Through virtual lectures and printed educational materials, scientific advances that are practice-changing reach the public almost immediately. Excerpts from Annual Meeting and related Symposia also provide both excitement and hope and serve to remind our patients of our commitment to research and ultimately better treatments.
My involvement as Associate Editor continues to be a great source of pride and accomplishment. Visit cancer.net to take a personal tour share your comments with us at contactus@ cancer.net. I encourage you to share this resource with your patients.
About the Author: Dr. Schapira is an assistant professor of medicine at Massachusetts General Hospital. She serves as the associate editor for Psychosocial Oncology on the Cancer.Net Editorial Board. She has been an ASCO member for 14 years.
Discover What Cancer.Net Offers Your Patients
Cancer.Net provides several educational materials, both online and in print. Select products also are offered in Spanish. To learn more and to receive samples of the print materials, visit ASCO Central (Booth #7004) in the Oncology Professionals Hall.
■ ASCO’s latest booklet, Cancer Survivorship: Next Steps for Patients and Their Families, gives an overview of the challenges faced by cancer survivors and includes information on the importance of follow-up care, rehabilitation, managing long-term side effects, and maintaining lifelong health.
■ Designed for people with advanced cancer and their families and caregivers, the Advanced Cancer Care Planning booklet provides information on discussing options for care throughout the course of the illness and for finding support.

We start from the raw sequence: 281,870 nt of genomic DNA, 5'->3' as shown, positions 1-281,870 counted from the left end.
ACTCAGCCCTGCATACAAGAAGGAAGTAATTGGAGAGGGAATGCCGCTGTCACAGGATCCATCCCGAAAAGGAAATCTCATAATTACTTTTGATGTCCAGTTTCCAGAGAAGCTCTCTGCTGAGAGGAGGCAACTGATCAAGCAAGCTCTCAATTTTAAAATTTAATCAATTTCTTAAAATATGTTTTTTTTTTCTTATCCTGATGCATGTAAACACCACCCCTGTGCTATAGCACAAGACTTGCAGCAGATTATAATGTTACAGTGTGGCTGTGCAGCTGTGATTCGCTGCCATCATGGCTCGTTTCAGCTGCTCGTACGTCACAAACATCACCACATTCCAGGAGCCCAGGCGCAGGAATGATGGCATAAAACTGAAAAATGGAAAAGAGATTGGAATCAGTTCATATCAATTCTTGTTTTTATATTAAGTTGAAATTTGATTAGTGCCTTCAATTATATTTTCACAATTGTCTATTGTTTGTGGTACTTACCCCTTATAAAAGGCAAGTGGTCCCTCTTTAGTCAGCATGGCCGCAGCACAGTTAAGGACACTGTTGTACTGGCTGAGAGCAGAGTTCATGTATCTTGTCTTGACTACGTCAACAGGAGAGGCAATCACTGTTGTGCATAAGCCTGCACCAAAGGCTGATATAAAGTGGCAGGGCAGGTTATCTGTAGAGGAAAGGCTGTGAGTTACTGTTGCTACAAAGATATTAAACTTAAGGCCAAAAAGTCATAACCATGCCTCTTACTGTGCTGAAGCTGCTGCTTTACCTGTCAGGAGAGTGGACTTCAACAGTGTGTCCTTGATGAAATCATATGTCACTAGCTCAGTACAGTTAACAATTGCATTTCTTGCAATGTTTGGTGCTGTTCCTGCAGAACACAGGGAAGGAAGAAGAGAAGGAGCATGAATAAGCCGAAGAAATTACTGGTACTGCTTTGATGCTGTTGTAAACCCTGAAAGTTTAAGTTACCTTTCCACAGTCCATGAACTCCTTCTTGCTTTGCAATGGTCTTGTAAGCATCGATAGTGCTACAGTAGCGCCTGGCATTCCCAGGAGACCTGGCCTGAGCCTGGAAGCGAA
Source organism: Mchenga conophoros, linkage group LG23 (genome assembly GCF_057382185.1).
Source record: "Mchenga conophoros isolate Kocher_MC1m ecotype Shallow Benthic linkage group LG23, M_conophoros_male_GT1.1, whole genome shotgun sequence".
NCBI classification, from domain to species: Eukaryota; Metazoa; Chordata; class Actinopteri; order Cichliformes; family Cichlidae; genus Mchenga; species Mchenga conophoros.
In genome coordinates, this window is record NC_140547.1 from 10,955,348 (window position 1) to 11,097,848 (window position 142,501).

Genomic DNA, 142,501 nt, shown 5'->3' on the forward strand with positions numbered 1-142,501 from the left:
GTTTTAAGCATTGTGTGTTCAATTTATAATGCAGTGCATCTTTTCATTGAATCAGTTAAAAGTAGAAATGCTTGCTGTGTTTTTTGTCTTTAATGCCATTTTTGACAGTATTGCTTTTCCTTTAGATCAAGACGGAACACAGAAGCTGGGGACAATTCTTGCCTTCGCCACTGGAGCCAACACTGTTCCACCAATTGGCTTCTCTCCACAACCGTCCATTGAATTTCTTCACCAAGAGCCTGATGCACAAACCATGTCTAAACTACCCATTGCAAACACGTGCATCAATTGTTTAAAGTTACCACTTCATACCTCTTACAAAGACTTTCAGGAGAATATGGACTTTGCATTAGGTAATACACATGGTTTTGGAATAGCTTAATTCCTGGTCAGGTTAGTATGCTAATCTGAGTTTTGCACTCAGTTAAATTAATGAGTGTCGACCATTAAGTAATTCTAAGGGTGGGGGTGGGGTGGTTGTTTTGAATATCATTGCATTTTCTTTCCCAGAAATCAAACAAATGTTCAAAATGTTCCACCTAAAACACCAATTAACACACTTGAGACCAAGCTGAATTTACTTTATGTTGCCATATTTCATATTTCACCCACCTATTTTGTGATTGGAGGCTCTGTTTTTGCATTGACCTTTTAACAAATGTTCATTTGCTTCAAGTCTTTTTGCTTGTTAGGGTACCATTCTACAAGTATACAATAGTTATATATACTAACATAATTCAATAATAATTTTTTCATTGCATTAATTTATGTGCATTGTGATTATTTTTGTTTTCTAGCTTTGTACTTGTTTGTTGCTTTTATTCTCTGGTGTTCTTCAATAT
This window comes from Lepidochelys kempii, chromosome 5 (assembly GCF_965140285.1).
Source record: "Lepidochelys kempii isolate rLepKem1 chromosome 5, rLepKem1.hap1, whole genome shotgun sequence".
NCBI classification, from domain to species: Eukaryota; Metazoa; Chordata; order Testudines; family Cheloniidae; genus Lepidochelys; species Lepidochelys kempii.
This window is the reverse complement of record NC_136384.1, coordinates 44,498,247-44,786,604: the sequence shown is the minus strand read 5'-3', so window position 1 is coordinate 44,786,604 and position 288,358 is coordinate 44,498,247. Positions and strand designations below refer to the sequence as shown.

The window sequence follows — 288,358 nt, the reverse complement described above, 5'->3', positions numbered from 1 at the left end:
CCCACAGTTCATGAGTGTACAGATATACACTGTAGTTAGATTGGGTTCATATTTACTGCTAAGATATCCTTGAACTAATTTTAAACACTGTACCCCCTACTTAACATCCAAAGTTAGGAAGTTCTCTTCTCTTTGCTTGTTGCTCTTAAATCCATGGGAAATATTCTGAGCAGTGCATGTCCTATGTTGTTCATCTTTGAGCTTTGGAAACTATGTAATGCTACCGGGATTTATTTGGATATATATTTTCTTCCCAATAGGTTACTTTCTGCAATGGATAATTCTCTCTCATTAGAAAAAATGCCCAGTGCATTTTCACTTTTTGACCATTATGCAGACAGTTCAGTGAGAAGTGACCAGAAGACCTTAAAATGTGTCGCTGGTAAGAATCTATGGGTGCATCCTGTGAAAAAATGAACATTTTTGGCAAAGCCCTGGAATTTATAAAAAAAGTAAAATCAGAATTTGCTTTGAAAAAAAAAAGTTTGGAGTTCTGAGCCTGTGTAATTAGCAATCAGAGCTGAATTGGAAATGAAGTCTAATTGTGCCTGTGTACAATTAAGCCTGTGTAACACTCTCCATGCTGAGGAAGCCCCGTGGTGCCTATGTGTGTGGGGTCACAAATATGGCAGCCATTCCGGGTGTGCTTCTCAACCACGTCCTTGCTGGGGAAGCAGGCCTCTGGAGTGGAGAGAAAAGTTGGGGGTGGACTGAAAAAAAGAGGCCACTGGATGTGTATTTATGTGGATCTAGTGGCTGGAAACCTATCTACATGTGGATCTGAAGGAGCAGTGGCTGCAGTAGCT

■ Detailed guides to breast, colorectal, lung, and prostate cancers provide an overview of the cancer, medical illustrations, risk factors, symptoms, diagnosis, staging, treatment, clinical trials, side effects, after treatment, current research, and questions to ask the doctor.
■ The ASCO Answers fact sheet series covers adult and childhood cancers, as well as treatments and side effects.
■ ASCO’s Managing the Cost of Cancer Care booklet provides information on the costs associated with cancer care and treatment, questions to ask about the cost of care, and information on understanding the Affordable Care Act. Recently updated for 2012.
■ Cancer.Net’s iPhone and Android app offers interactive tools to help patients get answers to important questions, track side effects, and manage medications. Patients can download the mobile app at www.cancer.net/app.
■ Both you and your patients can stay up to date on the latest videos, podcasts, weekly feature articles, and print materials by following Cancer.Net on Twitter, Facebook, and YouTube or by subscribing to the Cancer.Net RSS feeds.